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Thursday, November 26, 1891

     Did not get to W.'s today. Weather rainy, stormy. Letter from Wallace, quite of length, but without detail of reception, which must have been hot:
Anderton, nr. Chorley
Lancashire, England
17. Nov 1891

My dear Friends,

Your letters of the 4th inst. with letters returned from Jersey City enclosed just to hand. Thanks to you both.

I had planned to have some leisure at my command to write you a fairly long letter by this mail. But, alas!, business interposes unescapable laws, & I am shut up to a few hurried minutes.

Since I arrived here I have stayed quietly at home till yesterday, Fred Wild & his little boy coming out to see me on Sunday.

But last night (Monday) I had tea at Johnston's & later took a car to Ferguson's where the College met to welcome me. I must leave it to Johnston to tell you all that passed. But he cannot tell you—nor can I—how glad I was to meet my old friends, dearer now than ever, by an English hearth—not philosophers, nor literary men, nor refined, nor clever—but warm loyalhearted friends & true men. Glad indeed was I to see them again.

The inevitable songs were sung—chaff, raillery, fun & warm kindness, good will & affection—& deeper feelings still of gratitude to the kind Heavens, & responding affection to the good friends in America who gave me—& the College through me—so noble a welcome & such constant & unwearied service & hospitable kindness.

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We came away at 11.30—took railway train at 11.35 to Bolton, where I spent the night at Johnston's—sitting up with him till after 1, both loathe to separate.

I read the College some of my notes which were of course deeply interesting to them.

I got a little cold in the gale last Thursday & have felt tired since I came home. Otherwise I am well & expect to become acclimatized & settled down with returning vigour very soon.

All well here. Weather gloomy with occasional showers but fairly good for an English November.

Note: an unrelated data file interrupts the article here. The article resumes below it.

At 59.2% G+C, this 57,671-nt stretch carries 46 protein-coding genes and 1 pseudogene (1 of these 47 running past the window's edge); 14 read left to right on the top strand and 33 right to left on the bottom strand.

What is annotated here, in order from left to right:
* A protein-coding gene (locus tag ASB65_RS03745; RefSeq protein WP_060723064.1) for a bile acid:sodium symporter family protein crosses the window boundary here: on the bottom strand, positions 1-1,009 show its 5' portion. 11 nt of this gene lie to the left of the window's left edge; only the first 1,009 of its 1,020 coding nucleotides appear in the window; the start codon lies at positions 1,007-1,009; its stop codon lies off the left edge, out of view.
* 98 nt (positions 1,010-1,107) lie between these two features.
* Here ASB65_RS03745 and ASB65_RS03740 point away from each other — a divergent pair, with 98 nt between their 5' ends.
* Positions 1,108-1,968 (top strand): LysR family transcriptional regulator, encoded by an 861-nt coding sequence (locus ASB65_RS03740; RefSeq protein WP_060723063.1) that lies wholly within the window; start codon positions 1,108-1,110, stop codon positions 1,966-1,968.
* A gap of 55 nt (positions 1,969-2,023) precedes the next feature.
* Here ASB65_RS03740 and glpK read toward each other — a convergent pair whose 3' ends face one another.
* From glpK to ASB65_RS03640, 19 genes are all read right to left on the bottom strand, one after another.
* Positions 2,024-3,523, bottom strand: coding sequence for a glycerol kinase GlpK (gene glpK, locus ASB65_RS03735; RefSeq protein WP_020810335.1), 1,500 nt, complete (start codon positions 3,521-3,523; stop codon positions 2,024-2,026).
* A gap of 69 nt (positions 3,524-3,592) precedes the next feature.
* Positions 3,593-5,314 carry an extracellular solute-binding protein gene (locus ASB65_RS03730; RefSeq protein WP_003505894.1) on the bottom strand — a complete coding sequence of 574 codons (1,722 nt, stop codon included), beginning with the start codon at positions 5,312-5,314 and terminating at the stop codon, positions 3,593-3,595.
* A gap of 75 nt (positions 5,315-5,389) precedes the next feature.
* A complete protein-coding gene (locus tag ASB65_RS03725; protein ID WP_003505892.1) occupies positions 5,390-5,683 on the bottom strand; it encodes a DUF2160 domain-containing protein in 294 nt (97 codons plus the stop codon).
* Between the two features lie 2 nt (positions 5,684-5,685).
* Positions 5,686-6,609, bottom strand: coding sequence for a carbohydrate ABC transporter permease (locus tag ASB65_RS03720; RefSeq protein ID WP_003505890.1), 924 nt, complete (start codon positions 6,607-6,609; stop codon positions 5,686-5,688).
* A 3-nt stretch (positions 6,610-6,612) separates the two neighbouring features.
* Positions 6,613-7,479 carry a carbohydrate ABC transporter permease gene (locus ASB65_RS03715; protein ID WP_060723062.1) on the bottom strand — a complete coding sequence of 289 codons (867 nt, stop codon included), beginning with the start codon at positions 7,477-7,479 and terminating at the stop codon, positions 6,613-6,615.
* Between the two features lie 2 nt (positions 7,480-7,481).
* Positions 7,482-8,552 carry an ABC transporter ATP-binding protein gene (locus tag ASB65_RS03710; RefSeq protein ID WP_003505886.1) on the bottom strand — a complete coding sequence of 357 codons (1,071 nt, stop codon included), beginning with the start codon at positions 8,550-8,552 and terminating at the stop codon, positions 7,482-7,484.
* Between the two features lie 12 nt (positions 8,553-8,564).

Do not measure my appreciation of & gratitude for all your kindness by my cold, undemonstrative passiveness— "the cold silent manner of me without charm"—but believe that I treasure in my heart, undying memories of it all, & that I send you both love & blessing.

All the time I was in Camden I felt it all too deeply—beyond my capacity to adequately realize, much less express—but as I gradually settle down once more in my old place & work—it wil gradually take its due place & proportion & perspective in my mind. Then I trust the chief good to me—an ever present memory, encouragement, stimulus, joy & hope.

Love to our dear old hero for ever! Love to you & to your wife (more more than I can say). Love to the friends one and all. Joy to you—growing & advancing life to you, body, heart & mind—& the divine blessing on you & all your affairs.

J. W. Wallace

P. S. I had to go back to Bolton tonight on business after writing the foregoing. Business done I called on Deardens, Greenhalghs, & Dixons & handed over the presents I brought. They were all delighted with what I brought & are indebted (as I am myself) to Mrs. Traubel for her kind & tasteful aid & cooperation. It would have done her good to see the delight of Dixon's children & their affectionate response. Mrs. Greenhalgh seemed very much pleased with her glass dish—Mrs. Dixon with her purse. Mrs. Jones, too, was unaffectedly pleased with the aprons I brought.

In each case I think we scored a complete success & I have to thank Mrs. Traubel anew for all her kindness.

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I came home by the last train & scribble this hastily. It grieves me that I cannot now write to Walt more than the briefest line. I have to leave home early on business & shall probably be away 2 weeks, coming home only at week ends.

Love to you both

J. W. Wallace

Miss Porter promptly accepts essay. That seems to have a significance. Anyway, we will let it go out upon the waters, to return or not, as it may.


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